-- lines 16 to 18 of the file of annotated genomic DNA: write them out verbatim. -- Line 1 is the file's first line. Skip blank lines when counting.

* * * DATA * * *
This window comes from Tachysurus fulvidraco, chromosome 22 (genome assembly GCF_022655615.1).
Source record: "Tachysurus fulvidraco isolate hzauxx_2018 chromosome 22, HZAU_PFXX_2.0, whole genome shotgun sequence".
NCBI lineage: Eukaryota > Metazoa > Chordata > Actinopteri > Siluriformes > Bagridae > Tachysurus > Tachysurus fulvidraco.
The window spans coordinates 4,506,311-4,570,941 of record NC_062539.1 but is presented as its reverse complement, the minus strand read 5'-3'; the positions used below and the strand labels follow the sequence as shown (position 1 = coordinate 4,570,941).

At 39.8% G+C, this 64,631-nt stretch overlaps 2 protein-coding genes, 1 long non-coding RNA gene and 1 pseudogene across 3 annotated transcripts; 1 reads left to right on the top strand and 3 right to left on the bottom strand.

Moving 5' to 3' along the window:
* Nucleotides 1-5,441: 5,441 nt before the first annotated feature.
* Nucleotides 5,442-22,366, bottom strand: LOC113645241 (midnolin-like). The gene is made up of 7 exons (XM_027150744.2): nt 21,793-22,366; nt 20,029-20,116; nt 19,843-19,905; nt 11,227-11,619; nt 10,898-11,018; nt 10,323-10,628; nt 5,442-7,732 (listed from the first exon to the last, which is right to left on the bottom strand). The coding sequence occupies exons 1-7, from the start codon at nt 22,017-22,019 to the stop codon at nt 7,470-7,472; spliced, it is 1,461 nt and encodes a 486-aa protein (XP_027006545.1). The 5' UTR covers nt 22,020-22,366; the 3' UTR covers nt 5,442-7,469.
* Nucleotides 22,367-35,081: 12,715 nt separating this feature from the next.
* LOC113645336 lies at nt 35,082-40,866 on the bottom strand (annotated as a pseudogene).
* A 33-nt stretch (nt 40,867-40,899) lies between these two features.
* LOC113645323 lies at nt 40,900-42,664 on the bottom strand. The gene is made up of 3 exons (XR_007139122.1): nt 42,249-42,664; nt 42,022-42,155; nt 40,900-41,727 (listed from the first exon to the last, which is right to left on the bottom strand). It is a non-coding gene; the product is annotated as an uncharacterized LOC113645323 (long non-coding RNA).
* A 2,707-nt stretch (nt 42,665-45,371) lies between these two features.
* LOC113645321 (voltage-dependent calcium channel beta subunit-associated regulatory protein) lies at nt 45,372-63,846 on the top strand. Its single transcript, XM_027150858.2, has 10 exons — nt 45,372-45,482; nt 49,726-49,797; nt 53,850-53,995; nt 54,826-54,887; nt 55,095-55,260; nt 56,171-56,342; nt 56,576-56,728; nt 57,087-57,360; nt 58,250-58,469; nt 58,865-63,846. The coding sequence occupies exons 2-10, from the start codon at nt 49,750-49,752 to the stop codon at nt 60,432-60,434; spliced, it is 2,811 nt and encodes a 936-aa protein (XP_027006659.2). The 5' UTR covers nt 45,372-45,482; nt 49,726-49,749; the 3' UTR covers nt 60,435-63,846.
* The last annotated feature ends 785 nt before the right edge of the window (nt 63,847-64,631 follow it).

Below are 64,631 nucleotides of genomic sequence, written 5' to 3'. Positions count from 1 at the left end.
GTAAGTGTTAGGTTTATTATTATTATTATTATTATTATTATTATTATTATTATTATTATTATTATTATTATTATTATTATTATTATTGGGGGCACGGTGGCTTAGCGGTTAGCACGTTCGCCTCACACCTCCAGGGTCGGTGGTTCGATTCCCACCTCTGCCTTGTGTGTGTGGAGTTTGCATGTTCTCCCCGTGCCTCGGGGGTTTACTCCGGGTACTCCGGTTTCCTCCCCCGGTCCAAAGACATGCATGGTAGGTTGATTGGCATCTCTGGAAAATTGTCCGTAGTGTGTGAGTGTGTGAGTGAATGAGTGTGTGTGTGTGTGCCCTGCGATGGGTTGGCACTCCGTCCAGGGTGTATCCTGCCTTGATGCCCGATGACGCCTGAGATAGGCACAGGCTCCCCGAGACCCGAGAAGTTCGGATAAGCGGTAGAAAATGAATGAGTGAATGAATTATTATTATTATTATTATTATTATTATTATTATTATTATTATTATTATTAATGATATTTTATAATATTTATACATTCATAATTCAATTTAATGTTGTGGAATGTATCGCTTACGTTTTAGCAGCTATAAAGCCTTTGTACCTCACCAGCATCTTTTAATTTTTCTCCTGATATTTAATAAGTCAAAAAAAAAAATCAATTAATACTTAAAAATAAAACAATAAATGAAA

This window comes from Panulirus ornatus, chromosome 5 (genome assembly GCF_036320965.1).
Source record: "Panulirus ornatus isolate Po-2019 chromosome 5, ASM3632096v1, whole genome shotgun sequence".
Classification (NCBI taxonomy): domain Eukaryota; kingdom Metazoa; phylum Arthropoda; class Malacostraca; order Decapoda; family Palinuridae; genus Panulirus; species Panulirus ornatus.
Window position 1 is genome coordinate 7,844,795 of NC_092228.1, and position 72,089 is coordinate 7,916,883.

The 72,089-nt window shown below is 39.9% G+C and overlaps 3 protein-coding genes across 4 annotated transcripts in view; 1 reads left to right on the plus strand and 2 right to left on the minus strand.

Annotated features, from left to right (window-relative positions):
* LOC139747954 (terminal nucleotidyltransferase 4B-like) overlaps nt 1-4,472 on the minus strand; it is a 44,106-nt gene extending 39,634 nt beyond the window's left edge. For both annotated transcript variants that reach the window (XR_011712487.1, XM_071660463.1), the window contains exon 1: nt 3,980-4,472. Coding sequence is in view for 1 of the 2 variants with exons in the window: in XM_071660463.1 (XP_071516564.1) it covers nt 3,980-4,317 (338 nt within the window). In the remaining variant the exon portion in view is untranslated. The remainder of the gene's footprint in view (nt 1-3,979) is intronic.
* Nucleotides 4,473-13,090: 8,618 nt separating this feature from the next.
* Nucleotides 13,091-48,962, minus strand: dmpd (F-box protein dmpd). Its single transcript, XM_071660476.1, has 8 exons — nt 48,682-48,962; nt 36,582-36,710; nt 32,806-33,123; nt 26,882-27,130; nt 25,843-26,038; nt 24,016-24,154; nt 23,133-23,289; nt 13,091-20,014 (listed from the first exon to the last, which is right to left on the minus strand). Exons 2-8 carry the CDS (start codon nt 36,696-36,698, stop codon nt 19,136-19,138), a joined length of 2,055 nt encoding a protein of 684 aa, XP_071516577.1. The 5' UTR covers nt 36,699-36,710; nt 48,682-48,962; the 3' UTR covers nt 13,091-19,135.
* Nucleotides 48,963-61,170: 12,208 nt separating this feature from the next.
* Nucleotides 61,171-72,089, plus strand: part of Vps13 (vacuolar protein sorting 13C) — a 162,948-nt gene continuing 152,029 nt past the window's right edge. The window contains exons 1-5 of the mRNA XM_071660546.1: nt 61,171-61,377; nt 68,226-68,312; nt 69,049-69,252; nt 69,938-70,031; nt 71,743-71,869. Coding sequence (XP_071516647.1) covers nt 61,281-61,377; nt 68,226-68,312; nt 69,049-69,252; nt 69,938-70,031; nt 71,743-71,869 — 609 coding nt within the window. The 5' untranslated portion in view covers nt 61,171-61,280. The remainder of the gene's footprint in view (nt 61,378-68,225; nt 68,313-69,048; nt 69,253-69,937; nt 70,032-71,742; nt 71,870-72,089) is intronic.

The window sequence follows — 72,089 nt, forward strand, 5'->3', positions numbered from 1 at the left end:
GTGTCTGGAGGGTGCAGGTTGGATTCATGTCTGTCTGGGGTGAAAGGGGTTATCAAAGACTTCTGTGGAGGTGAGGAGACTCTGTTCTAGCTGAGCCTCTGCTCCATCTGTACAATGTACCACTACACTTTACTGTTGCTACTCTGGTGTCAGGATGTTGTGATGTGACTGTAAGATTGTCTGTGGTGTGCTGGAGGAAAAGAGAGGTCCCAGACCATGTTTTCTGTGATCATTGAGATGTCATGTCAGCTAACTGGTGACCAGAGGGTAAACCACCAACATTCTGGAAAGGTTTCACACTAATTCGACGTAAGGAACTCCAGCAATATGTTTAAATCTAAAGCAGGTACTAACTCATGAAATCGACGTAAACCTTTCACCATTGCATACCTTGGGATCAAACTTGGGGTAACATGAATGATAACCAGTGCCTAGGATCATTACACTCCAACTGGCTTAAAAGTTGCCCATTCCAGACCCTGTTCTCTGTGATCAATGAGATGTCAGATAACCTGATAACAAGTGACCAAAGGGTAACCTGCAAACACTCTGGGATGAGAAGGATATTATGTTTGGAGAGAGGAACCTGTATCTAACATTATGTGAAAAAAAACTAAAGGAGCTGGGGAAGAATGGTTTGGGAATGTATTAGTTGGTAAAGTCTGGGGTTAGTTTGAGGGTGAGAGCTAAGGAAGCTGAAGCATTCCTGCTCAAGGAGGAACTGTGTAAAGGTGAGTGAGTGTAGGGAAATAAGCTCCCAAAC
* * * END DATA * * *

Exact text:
Below are 64,631 nucleotides of genomic sequence, written 5' to 3'. Positions count from 1 at the left end.
GTAAGTGTTAGGTTTATTATTATTATTATTATTATTATTATTATTATTATTATTATTATTATTATTATTATTATTATTATTATTATTGGGGGCACGGTGGCTTAGCGGTTAGCACGTTCGCCTCACACCTCCAGGGTCGGTGGTTCGATTCCCACCTCTGCCTTGTGTGTGTGGAGTTTGCATGTTCTCCCCGTGCCTCGGGGGTTTACTCCGGGTACTCCGGTTTCCTCCCCCGGTCCAAAGACATGCATGGTAGGTTGATTGGCATCTCTGGAAAATTGTCCGTAGTGTGTGAGTGTGTGAGTGAATGAGTGTGTGTGTGTGTGCCCTGCGATGGGTTGGCACTCCGTCCAGGGTGTATCCTGCCTTGATGCCCGATGACGCCTGAGATAGGCACAGGCTCCCCGAGACCCGAGAAGTTCGGATAAGCGGTAGAAAATGAATGAGTGAATGAATTATTATTATTATTATTATTATTATTATTATTATTATTATTATTATTATTAATGATATTTTATAATATTTATACATTCATAATTCAATTTAATGTTGTGGAATGTATCGCTTACGTTTTAGCAGCTATAAAGCCTTTGTACCTCACCAGCATCTTTTAATTTTTCTCCTGATATTTAATAAGTCAAAAAAAAAAATCAATTAATACTTAAAAATAAAACAATAAATGAAA

This window comes from Panulirus ornatus, chromosome 5 (genome assembly GCF_036320965.1).